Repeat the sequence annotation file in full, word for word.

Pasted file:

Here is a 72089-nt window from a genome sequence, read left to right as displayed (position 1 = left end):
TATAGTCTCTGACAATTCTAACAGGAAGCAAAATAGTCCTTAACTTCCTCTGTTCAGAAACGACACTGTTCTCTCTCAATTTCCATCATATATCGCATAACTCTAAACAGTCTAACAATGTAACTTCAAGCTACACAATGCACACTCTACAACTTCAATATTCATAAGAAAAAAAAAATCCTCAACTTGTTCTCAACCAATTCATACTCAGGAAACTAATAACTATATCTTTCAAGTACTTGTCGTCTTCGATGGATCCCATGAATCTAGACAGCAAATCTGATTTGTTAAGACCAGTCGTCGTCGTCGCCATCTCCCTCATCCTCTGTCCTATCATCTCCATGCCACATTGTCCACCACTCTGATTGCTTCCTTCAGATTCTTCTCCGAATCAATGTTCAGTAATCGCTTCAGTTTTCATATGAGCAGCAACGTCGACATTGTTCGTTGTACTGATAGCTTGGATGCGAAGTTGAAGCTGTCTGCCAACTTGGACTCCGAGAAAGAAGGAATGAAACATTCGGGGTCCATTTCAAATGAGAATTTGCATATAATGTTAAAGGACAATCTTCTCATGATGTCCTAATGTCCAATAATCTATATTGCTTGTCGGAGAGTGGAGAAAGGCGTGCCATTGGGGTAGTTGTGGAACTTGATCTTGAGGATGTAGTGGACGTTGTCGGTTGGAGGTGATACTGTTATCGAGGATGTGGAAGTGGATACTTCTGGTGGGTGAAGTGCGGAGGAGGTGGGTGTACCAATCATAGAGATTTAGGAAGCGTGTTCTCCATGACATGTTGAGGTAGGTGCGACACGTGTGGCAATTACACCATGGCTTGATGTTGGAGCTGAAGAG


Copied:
Here is a 72089-nt window from a genome sequence, read left to right as displayed (position 1 = left end):
TATAGTCTCTGACAATTCTAACAGGAAGCAAAATAGTCCTTAACTTCCTCTGTTCAGAAACGACACTGTTCTCTCTCAATTTCCATCATATATCGCATAACTCTAAACAGTCTAACAATGTAACTTCAAGCTACACAATGCACACTCTACAACTTCAATATTCATAAGAAAAAAAAAATCCTCAACTTGTTCTCAACCAATTCATACTCAGGAAACTAATAACTATATCTTTCAAGTACTTGTCGTCTTCGATGGATCCCATGAATCTAGACAGCAAATCTGATTTGTTAAGACCAGTCGTCGTCGTCGCCATCTCCCTCATCCTCTGTCCTATCATCTCCATGCCACATTGTCCACCACTCTGATTGCTTCCTTCAGATTCTTCTCCGAATCAATGTTCAGTAATCGCTTCAGTTTTCATATGAGCAGCAACGTCGACATTGTTCGTTGTACTGATAGCTTGGATGCGAAGTTGAAGCTGTCTGCCAACTTGGACTCCGAGAAAGAAGGAATGAAACATTCGGGGTCCATTTCAAATGAGAATTTGCATATAATGTTAAAGGACAATCTTCTCATGATGTCCTAATGTCCAATAATCTATATTGCTTGTCGGAGAGTGGAGAAAGGCGTGCCATTGGGGTAGTTGTGGAACTTGATCTTGAGGATGTAGTGGACGTTGTCGGTTGGAGGTGATACTGTTATCGAGGATGTGGAAGTGGATACTTCTGGTGGGTGAAGTGCGGAGGAGGTGGGTGTACCAATCATAGAGATTTAGGAAGCGTGTTCTCCATGACATGTTGAGGTAGGTGCGACACGTGTGGCAATTACACCATGGCTTGATGTTGGAGCTGAAGAG